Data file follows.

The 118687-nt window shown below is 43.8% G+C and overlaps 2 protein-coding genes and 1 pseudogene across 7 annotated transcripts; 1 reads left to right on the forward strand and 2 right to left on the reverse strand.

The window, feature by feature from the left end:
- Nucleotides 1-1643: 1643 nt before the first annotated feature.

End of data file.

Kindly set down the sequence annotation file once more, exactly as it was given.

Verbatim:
The 118687-nt window shown below is 43.8% G+C and overlaps 2 protein-coding genes and 1 pseudogene across 7 annotated transcripts; 1 reads left to right on the forward strand and 2 right to left on the reverse strand.

The window, feature by feature from the left end:
- Nucleotides 1-1643: 1643 nt before the first annotated feature.